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LWJGL integration #9

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Spasi opened this issue May 21, 2019 · 13 comments

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@Spasi
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commented May 21, 2019

Opening this issue to discuss a simple way to integrate DriftFX and LWJGL.

After looking at the current example code, I don't think DriftFX needs to know anything about LWJGL (like #8 suggests). The opposite is a cleaner approach, i.e. the integration work should happen in LWJGL:

  • LWJGL creates new bindings for the DriftFX shared library.
  • The user adds both DriftFX and LWJGL as dependencies to their project.
  • Everything is done in Java, no need for the user to compile native code. The JavaFX setup is done using the DriftFX (Java) API, rendering is done using LWJGL's existing bindings, surface/context management is done using the proposed DriftFX bindings.

This way users could get started much more easily with DriftFX and efxclipse-drift maintainers don't have any extra work to do.

There is just one thing that will simplify the process: It would be nice if DriftFX exposed a C API. LWJGL will then be able to auto-generate the bindings and it would lessen maintenance work going forward. Note that you could still use C++ internally, only the public API would be C. You could also layer the C API on top of the C++ API, assuming there are users that prefer a C++ API.

@redrezo

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commented May 27, 2019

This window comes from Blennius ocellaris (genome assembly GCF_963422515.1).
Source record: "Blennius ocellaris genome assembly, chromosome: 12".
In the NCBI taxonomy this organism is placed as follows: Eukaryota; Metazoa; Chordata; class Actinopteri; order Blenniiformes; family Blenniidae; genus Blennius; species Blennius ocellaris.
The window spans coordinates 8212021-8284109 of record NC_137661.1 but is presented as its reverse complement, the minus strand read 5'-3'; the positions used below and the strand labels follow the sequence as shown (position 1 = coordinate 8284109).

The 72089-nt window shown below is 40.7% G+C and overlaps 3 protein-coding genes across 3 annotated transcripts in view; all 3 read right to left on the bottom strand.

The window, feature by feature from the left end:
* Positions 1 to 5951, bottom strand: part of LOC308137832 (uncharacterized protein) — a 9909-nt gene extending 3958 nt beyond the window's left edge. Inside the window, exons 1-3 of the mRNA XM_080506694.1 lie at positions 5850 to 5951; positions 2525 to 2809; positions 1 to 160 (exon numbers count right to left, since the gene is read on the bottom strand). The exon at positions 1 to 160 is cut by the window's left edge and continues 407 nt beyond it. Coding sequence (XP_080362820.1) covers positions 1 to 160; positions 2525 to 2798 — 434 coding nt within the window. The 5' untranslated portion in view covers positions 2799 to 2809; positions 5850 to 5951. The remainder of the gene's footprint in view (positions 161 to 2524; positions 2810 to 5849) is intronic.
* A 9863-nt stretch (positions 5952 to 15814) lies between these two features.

i was also planning to use drift in pure java by using lwjgl, but since the first use cases required a native API lwjgl had to wait
i thought i just need a Java API to make the context current, acquire and present textures and use lwjgl for the GL calls
It would be great if the lwjgl side could offer an integration layer
It should be easy to add a C API on top of the existing one
I would appreciate it if you could offer an API proposal that suits your needs since I have almost no experience in designing C APIs

@Renanse

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commented Sep 5, 2019

Would really like to see a solution like that proposed by @Spasi

@Spasi

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commented Sep 8, 2019

Hey @redrezo,

LWJGL now has DriftFX bindings in the driftfx branch1. See the HelloDriftFX sample and note that there aren't any native methods, the user can integrate JavaFX and OpenGL without writing/building native code. LWJGL exposes a C-like API and internally I was able to use the C++ DriftFX API directly. So this issue can be closed2.

Also, there's no extra dependency. The bindings include the DriftFX source3 (both Java and native) and everything is built together. Afaict your license allows this, but please let me know if that's not the case or if you're simply not OK with it.

Now, the problem is that performance is not good. It's actually worse than using PixelWriter/PixelReader. The demo is a port of glxgears, that normally renders in 0.37ms at 4K resolution. With DriftFX, I'm seeing 2.9ms at the default size (600x600 with 2x HiDPI) and 40ms at 4K (i.e. 25fps instead of ~2700fps). The SimpleColorRenderer in this repository also exhibits the same bad scaling with rendering area size.